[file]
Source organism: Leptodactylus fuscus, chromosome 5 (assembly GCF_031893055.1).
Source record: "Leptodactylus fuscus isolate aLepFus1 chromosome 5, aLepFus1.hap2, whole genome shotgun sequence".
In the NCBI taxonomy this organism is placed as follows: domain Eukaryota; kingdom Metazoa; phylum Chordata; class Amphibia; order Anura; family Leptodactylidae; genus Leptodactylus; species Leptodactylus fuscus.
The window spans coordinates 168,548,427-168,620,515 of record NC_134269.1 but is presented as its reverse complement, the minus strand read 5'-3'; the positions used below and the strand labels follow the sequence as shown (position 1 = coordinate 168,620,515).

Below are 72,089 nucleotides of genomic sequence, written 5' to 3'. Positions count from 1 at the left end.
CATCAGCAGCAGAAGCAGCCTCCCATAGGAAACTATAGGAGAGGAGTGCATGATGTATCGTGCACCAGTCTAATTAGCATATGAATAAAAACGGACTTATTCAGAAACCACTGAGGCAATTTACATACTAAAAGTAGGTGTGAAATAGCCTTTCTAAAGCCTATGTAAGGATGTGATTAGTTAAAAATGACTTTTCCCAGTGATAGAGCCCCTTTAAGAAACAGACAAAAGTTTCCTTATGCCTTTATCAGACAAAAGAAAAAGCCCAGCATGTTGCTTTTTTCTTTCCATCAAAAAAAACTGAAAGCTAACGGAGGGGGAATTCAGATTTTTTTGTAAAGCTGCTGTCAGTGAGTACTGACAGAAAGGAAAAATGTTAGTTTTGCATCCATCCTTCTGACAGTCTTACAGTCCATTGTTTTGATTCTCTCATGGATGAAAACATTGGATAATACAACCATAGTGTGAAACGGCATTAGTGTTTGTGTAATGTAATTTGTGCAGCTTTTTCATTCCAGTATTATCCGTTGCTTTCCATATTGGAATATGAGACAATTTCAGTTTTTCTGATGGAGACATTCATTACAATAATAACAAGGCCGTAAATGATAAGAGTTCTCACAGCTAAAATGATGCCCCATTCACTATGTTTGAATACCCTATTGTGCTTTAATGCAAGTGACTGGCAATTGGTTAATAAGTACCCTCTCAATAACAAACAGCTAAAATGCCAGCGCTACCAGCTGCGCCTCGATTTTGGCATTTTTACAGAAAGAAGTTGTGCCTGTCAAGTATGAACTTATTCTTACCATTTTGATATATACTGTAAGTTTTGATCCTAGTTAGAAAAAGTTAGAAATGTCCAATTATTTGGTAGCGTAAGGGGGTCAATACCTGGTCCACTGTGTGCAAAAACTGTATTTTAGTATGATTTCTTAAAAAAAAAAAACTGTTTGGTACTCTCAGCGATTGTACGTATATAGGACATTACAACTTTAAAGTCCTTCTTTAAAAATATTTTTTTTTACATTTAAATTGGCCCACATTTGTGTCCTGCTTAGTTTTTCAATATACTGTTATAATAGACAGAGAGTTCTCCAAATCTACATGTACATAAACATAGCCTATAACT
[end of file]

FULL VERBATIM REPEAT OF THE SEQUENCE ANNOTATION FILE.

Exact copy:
Source organism: Leptodactylus fuscus, chromosome 5 (assembly GCF_031893055.1).
Source record: "Leptodactylus fuscus isolate aLepFus1 chromosome 5, aLepFus1.hap2, whole genome shotgun sequence".
In the NCBI taxonomy this organism is placed as follows: domain Eukaryota; kingdom Metazoa; phylum Chordata; class Amphibia; order Anura; family Leptodactylidae; genus Leptodactylus; species Leptodactylus fuscus.
The window spans coordinates 168,548,427-168,620,515 of record NC_134269.1 but is presented as its reverse complement, the minus strand read 5'-3'; the positions used below and the strand labels follow the sequence as shown (position 1 = coordinate 168,620,515).

Below are 72,089 nucleotides of genomic sequence, written 5' to 3'. Positions count from 1 at the left end.
CATCAGCAGCAGAAGCAGCCTCCCATAGGAAACTATAGGAGAGGAGTGCATGATGTATCGTGCACCAGTCTAATTAGCATATGAATAAAAACGGACTTATTCAGAAACCACTGAGGCAATTTACATACTAAAAGTAGGTGTGAAATAGCCTTTCTAAAGCCTATGTAAGGATGTGATTAGTTAAAAATGACTTTTCCCAGTGATAGAGCCCCTTTAAGAAACAGACAAAAGTTTCCTTATGCCTTTATCAGACAAAAGAAAAAGCCCAGCATGTTGCTTTTTTCTTTCCATCAAAAAAAACTGAAAGCTAACGGAGGGGGAATTCAGATTTTTTTGTAAAGCTGCTGTCAGTGAGTACTGACAGAAAGGAAAAATGTTAGTTTTGCATCCATCCTTCTGACAGTCTTACAGTCCATTGTTTTGATTCTCTCATGGATGAAAACATTGGATAATACAACCATAGTGTGAAACGGCATTAGTGTTTGTGTAATGTAATTTGTGCAGCTTTTTCATTCCAGTATTATCCGTTGCTTTCCATATTGGAATATGAGACAATTTCAGTTTTTCTGATGGAGACATTCATTACAATAATAACAAGGCCGTAAATGATAAGAGTTCTCACAGCTAAAATGATGCCCCATTCACTATGTTTGAATACCCTATTGTGCTTTAATGCAAGTGACTGGCAATTGGTTAATAAGTACCCTCTCAATAACAAACAGCTAAAATGCCAGCGCTACCAGCTGCGCCTCGATTTTGGCATTTTTACAGAAAGAAGTTGTGCCTGTCAAGTATGAACTTATTCTTACCATTTTGATATATACTGTAAGTTTTGATCCTAGTTAGAAAAAGTTAGAAATGTCCAATTATTTGGTAGCGTAAGGGGGTCAATACCTGGTCCACTGTGTGCAAAAACTGTATTTTAGTATGATTTCTTAAAAAAAAAAAACTGTTTGGTACTCTCAGCGATTGTACGTATATAGGACATTACAACTTTAAAGTCCTTCTTTAAAAATATTTTTTTTTACATTTAAATTGGCCCACATTTGTGTCCTGCTTAGTTTTTCAATATACTGTTATAATAGACAGAGAGTTCTCCAAATCTACATGTACATAAACATAGCCTATAACT